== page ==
Jordanian authorities clamp down on demonstrations after oxygen deaths

Jordan’s King Abdullah warns against civil strife after the deaths at a government hospital that ran out of oxygen sparked protests

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Jordanian security forces arrested dozens of demonstrators overnight in several cities across Jordan, residents said on Tuesday, in a clampdown on protests demanding government accountability after the deaths of nine coronavirus patients at a state hospital.

Jordan’s King Abdullah II issued a warning against civil strife, saying the negligence that led to the tragedy was unacceptable, but indicated that he will not change the government.

In east Amman security forces used teargas to disperse demonstrators in the low-income Nazzal neighbourhood. In the northern city of Ramtha on the border with Syria, several demonstrators were arrested at a roundabout.

There was no immediate comment from the government, but Interior Minister Mazen Al Faraya told state television on Monday that it was "farcical" that demonstrators were breaking a virus curfew and endangering public health.

In his first official comments after the hospital deaths that occurred in central Jordan on Saturday the king said government officials must be "more aware" and curb corruption.

"Let us close the doors on the civil strife I am seeing in my country,” he said in remarks to officials broadcast on state television.

“I ask everyone to deliver a message of right to Jordanian citizens and not let them be affected by people inside, and some outside, who are not comfortable with the Jordanian political position,” he said.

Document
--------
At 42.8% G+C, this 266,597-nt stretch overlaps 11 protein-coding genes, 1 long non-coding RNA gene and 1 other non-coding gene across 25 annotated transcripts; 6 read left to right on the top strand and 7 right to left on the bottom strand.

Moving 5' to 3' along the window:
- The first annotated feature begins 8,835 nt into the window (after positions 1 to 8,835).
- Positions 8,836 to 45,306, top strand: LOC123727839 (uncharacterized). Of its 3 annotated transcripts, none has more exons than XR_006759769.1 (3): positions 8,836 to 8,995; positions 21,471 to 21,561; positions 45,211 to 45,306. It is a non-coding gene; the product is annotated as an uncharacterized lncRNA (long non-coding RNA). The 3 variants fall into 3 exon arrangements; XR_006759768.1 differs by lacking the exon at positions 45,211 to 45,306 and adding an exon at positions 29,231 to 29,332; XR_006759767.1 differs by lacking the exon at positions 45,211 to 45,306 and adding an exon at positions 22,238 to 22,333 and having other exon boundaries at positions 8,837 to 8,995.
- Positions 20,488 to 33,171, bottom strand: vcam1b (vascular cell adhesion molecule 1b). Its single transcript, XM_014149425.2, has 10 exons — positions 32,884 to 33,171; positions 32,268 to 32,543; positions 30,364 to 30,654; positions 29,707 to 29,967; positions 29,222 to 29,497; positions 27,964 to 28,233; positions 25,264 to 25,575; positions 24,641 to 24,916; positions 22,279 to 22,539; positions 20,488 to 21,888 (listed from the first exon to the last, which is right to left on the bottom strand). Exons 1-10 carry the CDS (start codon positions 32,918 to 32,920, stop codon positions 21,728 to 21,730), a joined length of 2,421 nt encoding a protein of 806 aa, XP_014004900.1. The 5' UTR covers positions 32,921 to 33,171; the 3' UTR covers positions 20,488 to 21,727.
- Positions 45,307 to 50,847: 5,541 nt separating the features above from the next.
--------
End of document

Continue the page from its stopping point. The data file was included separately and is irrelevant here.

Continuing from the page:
The king’s comments indicate the delicacy of the country's political and economic situation.

Jordan, a country of 10 million people, is in the middle of a recession and is witnessing a surge in coronavirus deaths and infections.

Poverty and worsening living standards contributed to demonstrations in 2018, in which members of the middle class participated in large numbers. The unrest prompted Gulf states to send between $750 million and $1billion in cash assistance to Jordan in the same year.

Demonstrations broke out over the past three days in neighbourhoods in east Amman and in other cities and outlying towns across Jordan.

The mostly young protesters called for the government to be removed and for pandemic rules to be scrapped, along with emergency laws invoked in March last year to help enforce the virus restrictions.

In Irbid, northern Jordan, hundreds of young men chanted on Sunday night: “Down with the government. We don't fear coronavirus."

The nine Covid-19 patients died at a government hospital in the city of Al Salt after oxygen supplies ran out.

The government is checking all other public hospitals to ensure the tragedy will not be repeated.

The hospital fiasco prompted the king to fire the health minister only days after he had replaced the interior and justice ministers for breaching coronavirus rules by attending a large banquet at a restaurant.

The king said negligence caused the deaths in Al Salt and hinted at corruption. But he made it clear that he would not replace the government, Jordan's 12th in the past 20 years, which he appointed in October.

“Until when can we bear the negligence? This is not culture. How did patronage and nepotism and corruption enter?”

“These are not Jordanian traits. Enough,” he said. “I don’t ask officials to resign. They exist to clean up their ministries of bad people.”

The king said that although coronavirus “numbers are sadly rising, I am optimistic that with our institutions and with the awareness of the people we will beat the coronavirus and the economic challenges”.

The authorities last week imposed new virus restrictions, halted Friday prayers and extended bans on movement and business to stem a renewed surge of the disease.

Health officials recorded 9,417 infections on Sunday and 82 deaths, the biggest official daily jump in infections since the start of the pandemic.

The 9,417 cases represent a whopping 19.4 per cent of all those who were tested for the virus on Sunday.